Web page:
Note: Where available, the PDF/Word icon below is provided to view the complete and fully formatted document
 Download Current HansardDownload Current Hansard    View Or Save XMLView/Save XML

Previous Fragment    Next Fragment
Tuesday, 25 May 2010
Page: 4092

Mr GRAY (Parliamentary Secretary for Western and Northern Australia) (8:10 PM) —I rise to speak on the Interstate Road Transport Charge Amendment Bill 2010. The purpose of this bill is to amend the Interstate Road Transport Charge Act 1985, which imposes registration charges for heavy vehicles registered under the Australian government’s Federal Interstate Registration Scheme, by deleting subsection 5(6). Subsection 5(6) prevents regulations from coming into effect earlier than the first day after the end of the disallowance period. Deleting this provision will enable subsequent regulation amendments that reduce the 2010-11 annual automatic charge adjustment from 9.7 per cent to 4.2 per cent to take effect from 1 July 2010.

I thank members for participating in this debate. In particular I thank the Leader of the Nationals for his observations. Unfortunately, in the process of his observations he left it necessary for me to make some substantial corrections. He claimed that the New South Wales and Queensland state governments have let truckies down by mishandling fatigue laws and have not provided enough rest stops. That is true. The model fatigue legislation was agreed to by transport ministers at a meeting in February 2007, which was chaired by the then minister for transport, Mark Vaile. However, the Howard government, which sponsored those laws, put no money into rest stops. Once again the Leader of the Nationals has tried to rewrite history and airbrush the neglect and failings of the Howard government from our memory.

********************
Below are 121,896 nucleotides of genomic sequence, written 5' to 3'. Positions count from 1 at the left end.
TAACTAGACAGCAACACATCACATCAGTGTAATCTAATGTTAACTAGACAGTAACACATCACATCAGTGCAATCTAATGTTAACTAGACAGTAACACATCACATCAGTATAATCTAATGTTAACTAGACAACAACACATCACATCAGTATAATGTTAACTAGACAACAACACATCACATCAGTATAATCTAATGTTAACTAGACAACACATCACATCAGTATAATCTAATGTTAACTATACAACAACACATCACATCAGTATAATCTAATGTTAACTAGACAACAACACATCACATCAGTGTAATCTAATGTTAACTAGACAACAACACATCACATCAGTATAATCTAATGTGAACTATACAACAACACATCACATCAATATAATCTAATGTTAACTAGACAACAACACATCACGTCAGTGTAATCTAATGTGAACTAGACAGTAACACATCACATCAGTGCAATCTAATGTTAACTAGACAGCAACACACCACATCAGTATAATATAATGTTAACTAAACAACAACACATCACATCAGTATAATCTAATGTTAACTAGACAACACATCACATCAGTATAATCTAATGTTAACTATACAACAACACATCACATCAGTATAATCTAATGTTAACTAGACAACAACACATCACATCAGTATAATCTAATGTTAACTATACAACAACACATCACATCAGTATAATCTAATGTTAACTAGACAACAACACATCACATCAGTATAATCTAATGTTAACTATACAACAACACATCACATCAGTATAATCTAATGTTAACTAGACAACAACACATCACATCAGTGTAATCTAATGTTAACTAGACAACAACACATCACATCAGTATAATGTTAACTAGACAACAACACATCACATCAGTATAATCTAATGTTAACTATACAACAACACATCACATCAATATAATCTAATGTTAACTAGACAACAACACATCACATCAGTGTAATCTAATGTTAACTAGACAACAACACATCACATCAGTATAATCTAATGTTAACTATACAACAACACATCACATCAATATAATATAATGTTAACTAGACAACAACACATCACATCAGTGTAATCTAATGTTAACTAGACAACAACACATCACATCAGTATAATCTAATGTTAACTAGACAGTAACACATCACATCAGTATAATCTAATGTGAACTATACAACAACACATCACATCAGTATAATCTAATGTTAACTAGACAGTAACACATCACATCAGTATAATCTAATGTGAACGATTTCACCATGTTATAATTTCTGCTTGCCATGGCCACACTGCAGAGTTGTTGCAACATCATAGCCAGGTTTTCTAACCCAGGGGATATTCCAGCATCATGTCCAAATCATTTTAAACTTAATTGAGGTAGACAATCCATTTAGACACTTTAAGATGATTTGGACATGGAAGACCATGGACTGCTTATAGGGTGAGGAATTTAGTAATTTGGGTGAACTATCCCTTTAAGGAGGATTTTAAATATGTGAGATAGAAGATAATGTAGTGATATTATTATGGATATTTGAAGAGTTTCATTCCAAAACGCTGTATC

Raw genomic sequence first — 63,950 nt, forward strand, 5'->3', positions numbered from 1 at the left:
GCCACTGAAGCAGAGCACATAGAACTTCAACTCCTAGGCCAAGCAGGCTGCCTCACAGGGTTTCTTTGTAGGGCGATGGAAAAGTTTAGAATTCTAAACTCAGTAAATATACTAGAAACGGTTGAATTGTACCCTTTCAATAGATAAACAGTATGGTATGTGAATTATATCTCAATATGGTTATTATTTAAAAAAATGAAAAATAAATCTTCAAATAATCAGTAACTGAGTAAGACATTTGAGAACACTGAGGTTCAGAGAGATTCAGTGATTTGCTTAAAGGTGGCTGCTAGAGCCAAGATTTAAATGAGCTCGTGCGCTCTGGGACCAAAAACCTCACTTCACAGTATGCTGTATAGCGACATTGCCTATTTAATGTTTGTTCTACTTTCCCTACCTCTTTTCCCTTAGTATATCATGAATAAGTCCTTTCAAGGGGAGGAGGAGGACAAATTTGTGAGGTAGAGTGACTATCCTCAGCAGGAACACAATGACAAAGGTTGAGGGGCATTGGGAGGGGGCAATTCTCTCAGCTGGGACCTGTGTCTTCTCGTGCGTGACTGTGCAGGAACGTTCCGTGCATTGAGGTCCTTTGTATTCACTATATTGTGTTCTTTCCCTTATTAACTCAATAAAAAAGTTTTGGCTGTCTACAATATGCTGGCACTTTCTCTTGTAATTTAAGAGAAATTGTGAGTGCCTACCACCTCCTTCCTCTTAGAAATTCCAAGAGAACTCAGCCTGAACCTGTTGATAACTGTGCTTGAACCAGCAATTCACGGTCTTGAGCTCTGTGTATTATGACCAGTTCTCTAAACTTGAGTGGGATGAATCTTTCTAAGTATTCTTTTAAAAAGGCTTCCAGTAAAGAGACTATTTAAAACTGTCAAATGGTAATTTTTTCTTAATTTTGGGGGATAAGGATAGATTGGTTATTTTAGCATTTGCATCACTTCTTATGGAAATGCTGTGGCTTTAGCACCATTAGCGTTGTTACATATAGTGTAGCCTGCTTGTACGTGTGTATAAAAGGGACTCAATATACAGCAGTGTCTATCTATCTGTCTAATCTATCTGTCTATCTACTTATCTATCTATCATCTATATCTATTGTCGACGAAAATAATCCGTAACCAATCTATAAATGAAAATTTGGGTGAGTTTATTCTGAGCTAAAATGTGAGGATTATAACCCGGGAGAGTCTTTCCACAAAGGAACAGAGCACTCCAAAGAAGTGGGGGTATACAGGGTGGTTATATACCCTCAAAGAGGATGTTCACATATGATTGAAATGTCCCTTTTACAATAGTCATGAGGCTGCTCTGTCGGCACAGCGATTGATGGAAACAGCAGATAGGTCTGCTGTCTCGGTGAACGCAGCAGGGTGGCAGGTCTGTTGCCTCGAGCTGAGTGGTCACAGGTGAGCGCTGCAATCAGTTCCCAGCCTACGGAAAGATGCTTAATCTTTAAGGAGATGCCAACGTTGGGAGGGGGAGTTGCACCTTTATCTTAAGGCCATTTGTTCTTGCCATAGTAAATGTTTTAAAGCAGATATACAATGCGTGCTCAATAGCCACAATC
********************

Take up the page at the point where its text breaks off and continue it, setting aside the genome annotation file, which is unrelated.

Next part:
The Leader of the National Party’s empty rhetoric is again exposed when it comes to road safety. The coalition opposed our $70 million heavy vehicle safety and productivity package—$70 million more than was spent by the Howard government over 12 years. They opposed our additional $150 million to improve safety at rail level crossings as part of the economic stimulus package. They opposed our additional $150 million to the black spots program to fix dangerous sections of the road network. The Rudd government has doubled road funding under the Nation Building Program to improve the road network and make up for 12 years of underinvestment by the former government. The story continues. The opposition had promised 500 rest stops over a 10-year period. Those 500 rest stops, we are now told, have been discontinued as part of cost-saving measures announced last week.

So I thank members for participating in this debate. Heavy vehicles should pay their fair share of road infrastructure and maintenance costs incurred by governments. This is a principle that has widespread support including from industry and from unions, otherwise they get an unfair advantage over other transport businesses.

Transport ministers agreed in February 2008 that heavy vehicle charges should be adjusted annually to maintain cost recovery and to keep the size of adjustment adjustments manageable. Under the current charging formula contained in the regulations, increased road spending and substantial growth in the number of higher productivity vehicles would result in an annual adjustment to heavy vehicle charges of 9.7 per cent. However, this over-recovers by $116 million. Transport ministers agreed to address this by implementing an adjusted annual increase of 4.2 per cent from 1 July 2010. This adjusted increase will be contained in new regulations to be made shortly.

However, subsection 5(6) of the Interstate Road Transport Charge Act prevents this lower charge from coming into effect until the end of the parliamentary disallowance period, which is late September. This affects over a thousand heavy vehicle operators who would continue to be charged the higher rate. The bill will delete subsection 5(6). This will enable the regulation to lower the charges to take effect from 1 July 2010. The bill does not remove the scrutiny of parliament; an amended regulation that comes into effect on 1 July can still be disallowed. I commend the bill to the House.

Question agreed to.

Bill read a second time.

Ordered that this bill be reported to the House without amendment.